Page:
Third, contrary to Duffy’s statement, “State and City employees who conduct activities mandated” by local and state medical marijuana laws are statutorily “immune from liability under” the Controlled Substances Act.
A federal law — 21 U.S.C. § 885(d) — provides that “no civil or criminal liability shall be imposed … upon any duly authorized officer of any State, territory, political subdivision thereof, the District of Columbia, of any possession of the United States, who shall be lawfully engaged in the enforcement of any law or municipal ordinance relating to controlled substances.”
By all appearances, Congress enacted this law with undercover police officers who handle drugs during an investigation in mind. But courts have held the law also immunizes officials who implement state and local medical marijuana laws. For example, state appellate courts in Oregon and California have held that the federal immunity provision protects state employees who return mistakenly seized medical marijuana to patients. (If the immunity law did not apply, returning the patient’s property would constitute distribution of marijuana.)
In 2006, the federal Ninth Circuit court of appeals approvingly cited the Oregon decision in United States v. Rosenthal.
If city and state workers who return medical marijuana to patients are immune from prosecution under 21 U.S.C. § 885(d), there is no question that employees who merely issue permits would also be immune.
So, if there’s no legal basis for prosecuting state and local employees tasked with implementing Del Mar’s proposed ordinance, what’s with Duffy’s statement? Is she just making an empty threat?
Again, the answer lies in the words she chose.
Duffy said that her office believes the workers would not be immune if they broke federal drug laws. As the ACLU rightly pointed out, this statement “is easily construed … as a threat of prosecution” but it is not an actual threat.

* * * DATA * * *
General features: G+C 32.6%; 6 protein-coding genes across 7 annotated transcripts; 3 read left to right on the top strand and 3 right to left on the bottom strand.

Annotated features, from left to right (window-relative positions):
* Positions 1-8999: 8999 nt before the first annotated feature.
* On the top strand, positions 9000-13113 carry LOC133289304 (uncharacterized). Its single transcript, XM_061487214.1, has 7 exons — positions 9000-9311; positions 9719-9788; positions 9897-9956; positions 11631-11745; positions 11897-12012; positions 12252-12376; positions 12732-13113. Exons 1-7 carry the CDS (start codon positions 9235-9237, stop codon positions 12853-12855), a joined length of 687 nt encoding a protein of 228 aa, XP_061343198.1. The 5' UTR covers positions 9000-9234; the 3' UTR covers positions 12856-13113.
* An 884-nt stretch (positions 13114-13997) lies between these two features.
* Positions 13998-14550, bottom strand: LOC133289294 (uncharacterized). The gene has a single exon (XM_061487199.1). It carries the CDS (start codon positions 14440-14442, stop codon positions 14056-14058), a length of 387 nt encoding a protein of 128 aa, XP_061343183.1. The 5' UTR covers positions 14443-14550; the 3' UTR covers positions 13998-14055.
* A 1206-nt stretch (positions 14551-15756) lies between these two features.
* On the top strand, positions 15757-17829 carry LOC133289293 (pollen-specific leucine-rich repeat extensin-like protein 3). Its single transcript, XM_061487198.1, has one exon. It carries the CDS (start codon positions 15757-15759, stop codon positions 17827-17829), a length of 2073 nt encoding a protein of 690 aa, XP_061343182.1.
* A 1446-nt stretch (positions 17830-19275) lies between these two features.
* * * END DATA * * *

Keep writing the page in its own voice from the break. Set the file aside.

And that is the perfect balance for Duffy.
An actual threat to prosecute a city worker would have huge costs. It would require Duffy to identify a federal crime she believes is being committed. It could also lead to a court case that her office would almost certainly lose.
The statement that Duffy made, by contrast, is cost free. It allows her to influence the debate in Del Mar by giving a boost to opponents of the ordinance without ever having to defend her legally questionable position to a judge.
Is it possible that Duffy or a different U.S. attorney will one day try to prosecute a city employee for issuing medical marijuana permits? Unless and until the U.S. Supreme Court says in no uncertain terms that a prosecutor cannot do something, there is always a chance one will try.
But based on the absence of prosecutions thus far and the state of the law today, Duffy’s Del Mar memo is almost surely all bark and no bite.
Alex Kreit is a professor and director of the Center for Law and Social Justice at Thomas Jefferson School of Law and the former head of the city of San Diego’s Medical Marijuana Task Force. You can reach him at firstname.lastname@example.org.